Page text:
Whenever fashion is thought about, the first image that one gets is of a female and not male. It certainly does not imply that men’s fashion is non-existent but it is somehow understated, one might say.
Gaurav Khanijo’s first design inspiration came from his immigrant grandfather who would always adorn custom-made clothes. His fashion label ‘Khanijo’ is an ode to a time when personal style reflected craftsmanship and culture. He believes in taking artisanal traditions forward and creating contemporary clothing rooted in diverse cultures. He creates fabrics filled with an abundance of colors and textures using indigenous weaves and hand-woven techniques. “True aesthetic transcends the exterior; it is an expression of one’s identity, one’s beliefs, and one’s purpose. That is how I define good design. It’s not just about a unique ‘look’. It’s in creating harmony with the environment. It’s in fabrics that breathe and move with the skin,” he says.
His design aesthetic could be called part vintage, part classic, part modern. It complements the lifestyle of a neo indigenous man, focusing on mobility and functionality along with easy layering. Thinking about understated menswear in modern settings, he constructed with simple (but archival) bespoke techniques.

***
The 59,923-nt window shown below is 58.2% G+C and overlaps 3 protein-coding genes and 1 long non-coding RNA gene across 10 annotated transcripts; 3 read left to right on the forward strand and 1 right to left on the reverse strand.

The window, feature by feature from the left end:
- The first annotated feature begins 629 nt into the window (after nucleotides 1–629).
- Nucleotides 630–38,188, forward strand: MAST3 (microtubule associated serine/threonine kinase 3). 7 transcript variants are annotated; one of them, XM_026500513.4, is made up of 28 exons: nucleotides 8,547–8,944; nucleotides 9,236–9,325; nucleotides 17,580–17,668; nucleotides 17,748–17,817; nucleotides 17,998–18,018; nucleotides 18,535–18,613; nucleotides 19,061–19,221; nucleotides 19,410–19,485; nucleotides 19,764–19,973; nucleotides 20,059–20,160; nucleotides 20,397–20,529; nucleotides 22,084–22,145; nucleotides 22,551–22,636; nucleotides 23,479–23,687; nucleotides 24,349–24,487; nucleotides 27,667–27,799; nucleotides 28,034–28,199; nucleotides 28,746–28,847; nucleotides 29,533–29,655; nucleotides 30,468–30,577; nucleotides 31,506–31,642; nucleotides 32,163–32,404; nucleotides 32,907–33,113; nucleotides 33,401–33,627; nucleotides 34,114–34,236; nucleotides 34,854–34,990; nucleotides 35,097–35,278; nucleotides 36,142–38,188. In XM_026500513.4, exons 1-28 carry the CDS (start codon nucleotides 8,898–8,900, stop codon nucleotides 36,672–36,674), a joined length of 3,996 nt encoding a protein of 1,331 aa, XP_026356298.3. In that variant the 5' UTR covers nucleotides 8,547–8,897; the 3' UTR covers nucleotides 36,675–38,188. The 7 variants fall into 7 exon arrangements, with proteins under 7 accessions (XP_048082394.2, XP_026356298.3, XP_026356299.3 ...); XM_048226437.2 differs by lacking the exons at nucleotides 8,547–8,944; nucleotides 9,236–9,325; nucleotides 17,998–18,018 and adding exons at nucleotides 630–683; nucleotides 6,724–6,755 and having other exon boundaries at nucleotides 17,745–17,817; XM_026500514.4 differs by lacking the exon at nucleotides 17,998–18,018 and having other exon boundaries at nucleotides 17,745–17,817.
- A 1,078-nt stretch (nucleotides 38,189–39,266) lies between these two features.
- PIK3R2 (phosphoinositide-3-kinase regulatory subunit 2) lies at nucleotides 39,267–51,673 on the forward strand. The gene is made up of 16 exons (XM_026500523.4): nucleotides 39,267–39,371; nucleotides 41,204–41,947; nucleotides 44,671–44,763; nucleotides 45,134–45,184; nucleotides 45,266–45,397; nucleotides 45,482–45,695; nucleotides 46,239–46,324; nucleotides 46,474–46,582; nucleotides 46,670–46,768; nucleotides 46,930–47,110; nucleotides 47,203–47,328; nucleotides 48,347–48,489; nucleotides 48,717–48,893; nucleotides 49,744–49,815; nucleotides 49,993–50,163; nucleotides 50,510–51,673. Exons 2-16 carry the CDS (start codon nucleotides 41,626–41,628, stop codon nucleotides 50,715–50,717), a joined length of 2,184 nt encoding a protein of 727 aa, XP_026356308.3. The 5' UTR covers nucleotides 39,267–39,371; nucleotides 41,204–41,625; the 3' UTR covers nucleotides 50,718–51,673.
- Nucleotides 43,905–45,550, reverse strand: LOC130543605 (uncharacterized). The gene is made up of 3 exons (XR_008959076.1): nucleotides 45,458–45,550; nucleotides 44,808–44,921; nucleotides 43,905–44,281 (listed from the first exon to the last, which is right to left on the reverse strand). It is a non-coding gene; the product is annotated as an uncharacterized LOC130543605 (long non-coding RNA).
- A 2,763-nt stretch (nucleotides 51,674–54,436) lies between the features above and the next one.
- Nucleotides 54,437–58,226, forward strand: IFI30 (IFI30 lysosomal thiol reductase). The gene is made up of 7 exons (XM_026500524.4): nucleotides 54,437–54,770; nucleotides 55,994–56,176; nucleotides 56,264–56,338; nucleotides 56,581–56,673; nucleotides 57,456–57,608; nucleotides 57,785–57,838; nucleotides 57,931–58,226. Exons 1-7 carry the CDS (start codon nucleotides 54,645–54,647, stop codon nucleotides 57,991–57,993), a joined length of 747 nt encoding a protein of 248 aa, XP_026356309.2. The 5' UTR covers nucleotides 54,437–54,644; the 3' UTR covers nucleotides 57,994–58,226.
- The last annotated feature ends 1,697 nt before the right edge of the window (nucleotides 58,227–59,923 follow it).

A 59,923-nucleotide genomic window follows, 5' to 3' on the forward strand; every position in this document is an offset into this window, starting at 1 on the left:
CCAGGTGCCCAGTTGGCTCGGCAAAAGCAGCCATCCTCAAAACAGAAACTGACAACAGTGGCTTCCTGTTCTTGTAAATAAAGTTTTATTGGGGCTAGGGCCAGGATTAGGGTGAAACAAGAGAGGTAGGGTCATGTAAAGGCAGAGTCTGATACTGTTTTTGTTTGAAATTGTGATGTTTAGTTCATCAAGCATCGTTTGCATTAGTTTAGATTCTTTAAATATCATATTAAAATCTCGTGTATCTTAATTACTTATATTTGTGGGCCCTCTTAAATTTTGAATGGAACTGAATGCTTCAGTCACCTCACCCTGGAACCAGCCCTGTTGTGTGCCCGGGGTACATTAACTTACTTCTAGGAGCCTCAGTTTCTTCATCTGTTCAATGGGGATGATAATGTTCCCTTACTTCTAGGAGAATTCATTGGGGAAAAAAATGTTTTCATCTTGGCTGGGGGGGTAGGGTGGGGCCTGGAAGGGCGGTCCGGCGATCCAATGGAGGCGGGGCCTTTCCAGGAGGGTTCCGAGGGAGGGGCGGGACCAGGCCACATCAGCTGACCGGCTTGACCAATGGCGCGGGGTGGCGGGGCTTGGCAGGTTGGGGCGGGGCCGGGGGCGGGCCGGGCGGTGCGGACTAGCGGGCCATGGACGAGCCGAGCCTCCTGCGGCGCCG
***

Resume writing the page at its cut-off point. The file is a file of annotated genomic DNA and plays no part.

He recalls, the biggest challenge he faced was to convince his family that he wanted to design clothes adding, “Even though they were in fabric business it was hard for my extended joint family to accept my choice of career. But I’m stubborn for my goals, my mother was supportive and I managed pretty well.”
On the issue, whether men’s fashion understated or not, he says that it most certainly is, explaining the reason, “Men don’t follow trends consciously and fashion is not about standing out in the crowd, that’s style! It’s two different things and men are rather focused on their personal style than following trends.” The current trends in men’s fashion, he points out are, “For the ones who don’t have a striped suit must invest in pinstripes, you can either go for classics or then experiment with your colour or width of your stripes.” He later follows up by saying, “Earthy tones, beiges, browns with dirty pastels is what suits every skin type and must-haves in summer.”
Pastels and bespoke are in nowadays and it can be incorporated in day to day menswear, he says that one can use pastels for shirts, suits, shorts anything. Bespoke is always in, it’s simply getting your clothes customized in your measurements, nothing can fit better than that.
On being asked to define men’s fashion from his own experience, he says that fashion is an overrated word now. “The best thing is to keep trying new things and see what suits you the best, then work around it. I heard this a lot that you can’t do much in men’s fashion and I also started thinking that, but then I said to myself why not”, he says. He then adds that there is a limited canvas for non-experimental men and that makes it even more challenging. men’s fashion is more timeless.
When asked about his thoughts about fusion in the fashion industry, he replied that he hated the term “Indo-Western Fusion”. “Clothes are just clothes, there are an influence and history. We are now beyond fusion”, he says.